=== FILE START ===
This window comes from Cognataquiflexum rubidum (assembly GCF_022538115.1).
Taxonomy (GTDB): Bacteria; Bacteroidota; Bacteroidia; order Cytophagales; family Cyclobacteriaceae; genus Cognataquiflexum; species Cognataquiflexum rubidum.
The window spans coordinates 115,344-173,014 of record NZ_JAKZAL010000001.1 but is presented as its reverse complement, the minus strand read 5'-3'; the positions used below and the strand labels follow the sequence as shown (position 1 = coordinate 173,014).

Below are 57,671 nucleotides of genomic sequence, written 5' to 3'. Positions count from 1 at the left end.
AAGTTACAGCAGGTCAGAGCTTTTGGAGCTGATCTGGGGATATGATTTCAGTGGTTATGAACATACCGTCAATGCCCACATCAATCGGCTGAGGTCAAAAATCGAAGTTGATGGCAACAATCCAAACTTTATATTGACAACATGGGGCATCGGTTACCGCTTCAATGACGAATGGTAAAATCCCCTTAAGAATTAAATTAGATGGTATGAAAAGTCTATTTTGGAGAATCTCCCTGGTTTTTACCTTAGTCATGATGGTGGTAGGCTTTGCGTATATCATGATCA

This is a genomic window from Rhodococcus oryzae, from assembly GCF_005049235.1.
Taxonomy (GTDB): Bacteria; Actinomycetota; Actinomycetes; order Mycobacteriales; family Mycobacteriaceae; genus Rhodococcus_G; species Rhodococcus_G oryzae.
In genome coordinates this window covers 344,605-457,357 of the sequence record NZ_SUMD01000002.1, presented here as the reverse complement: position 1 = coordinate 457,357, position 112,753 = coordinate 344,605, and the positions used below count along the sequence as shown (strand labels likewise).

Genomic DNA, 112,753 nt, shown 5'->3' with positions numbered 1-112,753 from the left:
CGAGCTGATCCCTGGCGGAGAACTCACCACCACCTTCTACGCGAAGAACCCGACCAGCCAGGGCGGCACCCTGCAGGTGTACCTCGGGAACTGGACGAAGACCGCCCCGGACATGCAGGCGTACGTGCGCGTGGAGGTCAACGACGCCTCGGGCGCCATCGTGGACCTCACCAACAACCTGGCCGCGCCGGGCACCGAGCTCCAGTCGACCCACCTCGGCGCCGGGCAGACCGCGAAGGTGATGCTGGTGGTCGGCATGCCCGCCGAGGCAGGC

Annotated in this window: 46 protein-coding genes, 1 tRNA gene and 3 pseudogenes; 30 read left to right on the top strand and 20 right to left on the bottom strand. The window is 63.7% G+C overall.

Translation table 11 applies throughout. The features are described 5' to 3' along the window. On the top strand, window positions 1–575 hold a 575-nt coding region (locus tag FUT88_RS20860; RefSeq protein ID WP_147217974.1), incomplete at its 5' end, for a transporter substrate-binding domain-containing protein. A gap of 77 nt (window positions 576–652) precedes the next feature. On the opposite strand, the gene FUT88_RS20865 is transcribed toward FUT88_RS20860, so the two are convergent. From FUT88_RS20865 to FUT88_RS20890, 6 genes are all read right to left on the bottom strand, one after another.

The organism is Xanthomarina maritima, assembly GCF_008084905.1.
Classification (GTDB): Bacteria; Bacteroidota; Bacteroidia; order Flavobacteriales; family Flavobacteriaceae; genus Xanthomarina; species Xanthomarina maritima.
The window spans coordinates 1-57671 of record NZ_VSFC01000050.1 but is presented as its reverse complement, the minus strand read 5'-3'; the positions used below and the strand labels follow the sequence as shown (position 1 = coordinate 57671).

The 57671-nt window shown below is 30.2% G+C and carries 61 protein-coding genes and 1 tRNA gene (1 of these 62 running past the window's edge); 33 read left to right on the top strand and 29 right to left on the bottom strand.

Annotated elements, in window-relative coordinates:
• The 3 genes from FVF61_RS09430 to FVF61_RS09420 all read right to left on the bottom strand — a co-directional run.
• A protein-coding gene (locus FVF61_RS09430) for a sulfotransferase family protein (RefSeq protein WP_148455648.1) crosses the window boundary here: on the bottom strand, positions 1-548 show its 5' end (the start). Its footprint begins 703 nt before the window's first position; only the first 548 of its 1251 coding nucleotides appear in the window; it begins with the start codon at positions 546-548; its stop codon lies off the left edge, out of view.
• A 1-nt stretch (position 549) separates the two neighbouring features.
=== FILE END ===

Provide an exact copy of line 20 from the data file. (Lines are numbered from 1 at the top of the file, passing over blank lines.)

• A 1-nt stretch (position 549) separates the two neighbouring features.